In the Stickbow world, you can always build out the sideplate a touch; a bow cut farther from center needs less spine, so basically you can tune the bow to the arrows you’ve got. But Tune being equal, a stiffer shaft is better suited to hunting applications. And the lighter the rear of the shaft, the less it will force the front end off line upon impact.
Phil, I am well aware of the difference and am not confusing the two at all. Are you saying that the simple act of adding weight to the rear of an arrow will give the same affect (or nearly so) of subtracting the same weight from the point? And I don't really consider miniscule, theoretical changes valid in a real world application.
I should also preface by saying that I'm referring to modern compounds, using a release and usually shot off a drop away rest.
No matter what you shoot adding weight to the rear stiffens dynamic spine. Really don't notice a difference til ya add 50 grains or more IMO. The Traverse is for me a great bow. There is absolutely no vibration or handshock at release and it is very quiet. I shoot it well at least for me. 30 yd group here. Shawn
Ambush, "Are you saying that the simple act of adding weight to the rear of an arrow will give the same affect (or nearly so) of subtracting the same weight from the point? And I don't really consider miniscule, theoretical changes valid in a real world application. "
Yes I am saying that. Again, from Easton -
"You can manipulate the dynamic spine of an arrow and make it act stiffer when shot from a compound bow by decreasing peak bow weight, point weight or the point/insert combination, using heavier bow string material or adding more strands to the string, heavier vanes, heavier serving material and/or nocking point and shortening the length of the arrow."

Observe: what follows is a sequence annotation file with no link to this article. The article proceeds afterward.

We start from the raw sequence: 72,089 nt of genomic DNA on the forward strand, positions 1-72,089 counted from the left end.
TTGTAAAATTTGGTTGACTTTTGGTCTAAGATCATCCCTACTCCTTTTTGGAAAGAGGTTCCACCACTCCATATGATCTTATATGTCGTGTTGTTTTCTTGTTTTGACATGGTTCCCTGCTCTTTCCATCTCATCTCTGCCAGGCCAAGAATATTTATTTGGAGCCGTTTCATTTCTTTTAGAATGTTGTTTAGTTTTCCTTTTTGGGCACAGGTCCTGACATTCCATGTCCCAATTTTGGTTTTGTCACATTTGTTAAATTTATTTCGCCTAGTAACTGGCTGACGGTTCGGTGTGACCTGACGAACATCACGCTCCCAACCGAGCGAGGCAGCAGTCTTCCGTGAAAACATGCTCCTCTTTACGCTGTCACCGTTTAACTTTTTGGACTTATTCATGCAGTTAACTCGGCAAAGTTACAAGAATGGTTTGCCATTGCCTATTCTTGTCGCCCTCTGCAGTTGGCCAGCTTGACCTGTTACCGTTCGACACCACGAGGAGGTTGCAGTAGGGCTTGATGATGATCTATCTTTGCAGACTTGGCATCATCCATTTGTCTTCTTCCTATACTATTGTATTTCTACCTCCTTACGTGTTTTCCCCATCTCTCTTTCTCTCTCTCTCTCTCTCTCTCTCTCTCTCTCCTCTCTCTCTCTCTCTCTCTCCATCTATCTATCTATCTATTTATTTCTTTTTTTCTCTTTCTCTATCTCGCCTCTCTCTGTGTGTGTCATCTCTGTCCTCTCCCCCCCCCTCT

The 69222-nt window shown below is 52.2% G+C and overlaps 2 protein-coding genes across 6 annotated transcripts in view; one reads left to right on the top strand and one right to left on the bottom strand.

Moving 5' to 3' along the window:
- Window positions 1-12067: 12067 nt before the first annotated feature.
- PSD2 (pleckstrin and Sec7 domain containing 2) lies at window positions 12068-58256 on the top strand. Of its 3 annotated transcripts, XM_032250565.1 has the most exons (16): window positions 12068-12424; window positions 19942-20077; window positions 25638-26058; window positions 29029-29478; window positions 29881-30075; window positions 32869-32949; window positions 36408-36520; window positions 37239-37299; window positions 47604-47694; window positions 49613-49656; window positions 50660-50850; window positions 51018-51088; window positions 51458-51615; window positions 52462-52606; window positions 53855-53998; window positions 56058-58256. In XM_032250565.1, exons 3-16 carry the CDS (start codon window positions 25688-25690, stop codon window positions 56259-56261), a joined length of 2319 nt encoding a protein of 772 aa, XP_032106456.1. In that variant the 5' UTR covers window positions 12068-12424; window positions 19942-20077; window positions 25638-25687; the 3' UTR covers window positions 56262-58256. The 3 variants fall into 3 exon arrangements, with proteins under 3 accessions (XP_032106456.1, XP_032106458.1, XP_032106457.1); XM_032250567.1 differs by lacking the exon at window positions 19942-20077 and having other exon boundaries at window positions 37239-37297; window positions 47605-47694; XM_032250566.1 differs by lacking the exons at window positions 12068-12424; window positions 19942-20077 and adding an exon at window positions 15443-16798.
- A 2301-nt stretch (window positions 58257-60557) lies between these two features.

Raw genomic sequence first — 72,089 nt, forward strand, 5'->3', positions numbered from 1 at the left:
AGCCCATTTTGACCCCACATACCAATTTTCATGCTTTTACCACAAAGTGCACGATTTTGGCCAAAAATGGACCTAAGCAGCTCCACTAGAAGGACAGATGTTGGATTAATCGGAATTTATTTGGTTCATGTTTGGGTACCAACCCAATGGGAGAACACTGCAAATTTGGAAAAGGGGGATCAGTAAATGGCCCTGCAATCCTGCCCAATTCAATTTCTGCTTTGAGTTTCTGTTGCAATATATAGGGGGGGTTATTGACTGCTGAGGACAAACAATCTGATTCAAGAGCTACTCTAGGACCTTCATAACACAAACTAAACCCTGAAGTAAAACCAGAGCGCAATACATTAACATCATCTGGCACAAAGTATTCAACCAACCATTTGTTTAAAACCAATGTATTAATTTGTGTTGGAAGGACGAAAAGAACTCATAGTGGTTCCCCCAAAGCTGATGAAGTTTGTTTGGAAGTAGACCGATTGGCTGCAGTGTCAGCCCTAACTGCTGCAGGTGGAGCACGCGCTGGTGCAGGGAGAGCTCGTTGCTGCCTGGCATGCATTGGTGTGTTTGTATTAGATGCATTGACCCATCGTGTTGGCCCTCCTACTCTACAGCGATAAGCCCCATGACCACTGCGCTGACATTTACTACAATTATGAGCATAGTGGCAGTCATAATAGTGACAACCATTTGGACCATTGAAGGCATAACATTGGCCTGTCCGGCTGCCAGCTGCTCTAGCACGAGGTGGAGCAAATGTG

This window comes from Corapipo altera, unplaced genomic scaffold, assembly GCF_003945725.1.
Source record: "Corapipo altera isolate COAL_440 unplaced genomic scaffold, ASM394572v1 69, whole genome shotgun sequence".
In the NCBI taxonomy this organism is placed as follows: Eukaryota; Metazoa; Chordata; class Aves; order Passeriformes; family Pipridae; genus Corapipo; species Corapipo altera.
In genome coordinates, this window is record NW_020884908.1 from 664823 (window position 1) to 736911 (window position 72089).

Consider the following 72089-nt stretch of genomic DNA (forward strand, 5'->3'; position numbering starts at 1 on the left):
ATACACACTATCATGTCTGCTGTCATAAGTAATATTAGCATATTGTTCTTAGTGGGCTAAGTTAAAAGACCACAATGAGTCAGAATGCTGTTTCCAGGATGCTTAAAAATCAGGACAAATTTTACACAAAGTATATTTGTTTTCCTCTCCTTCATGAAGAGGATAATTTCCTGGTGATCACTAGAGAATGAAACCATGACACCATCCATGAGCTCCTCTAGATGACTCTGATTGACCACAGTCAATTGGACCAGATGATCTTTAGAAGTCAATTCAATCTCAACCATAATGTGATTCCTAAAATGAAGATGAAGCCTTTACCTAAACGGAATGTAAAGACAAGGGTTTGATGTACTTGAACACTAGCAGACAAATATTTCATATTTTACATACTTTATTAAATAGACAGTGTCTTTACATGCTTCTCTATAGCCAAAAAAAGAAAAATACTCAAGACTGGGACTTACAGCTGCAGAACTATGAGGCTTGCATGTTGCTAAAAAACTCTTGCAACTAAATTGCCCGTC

GoldTip makes a weight system for the nock end - https://www.3riversarchery.com/gold-tip-weight-system-nock-adapter.html
You can add weight in 20 grain increments.
Phil, everything mentioned in the Easton link as per rear weighting of the shaft can be accomplished by putting the same weight in crimp on metal nock collars on the string. Simply put, slowing the string by inhibiting the power stroke. Counter productive, IMO.
Not if it gets you tuned correctly.
An arrow that comes off the bow flying off-line will scrub off a chunk of that speed you’re after very quickly, and then you can end up with compromised accuracy/penetration and no significant gain in terms of trajectory.
And as far as “practical implications” go....
JMO, if this stuff matters at longbow speeds, then you speed-freaks should be paying mighty close attention...
That's true. There are a number of ways to achieve the same goal.
I have a set of GoldTip nock weights that I tried one time because I had a some arrows I wanted to shoot. Never kept them on and ended up changing arrows. It's far easier to go up one spine and play with the length and/or weighting the front end.
Or helical fletching ...;)
Don’t confuse people, Junior!
Big, helical fletchings can HIDE a multitude of sins; tuning RESOLVES them.
I like how big helicals look, but they’re noisy and create a lot of drag. With most of my bows, I’m tuned to where I need no fletching at all out to 20-some yards, but I’d like to get dialed out to 30...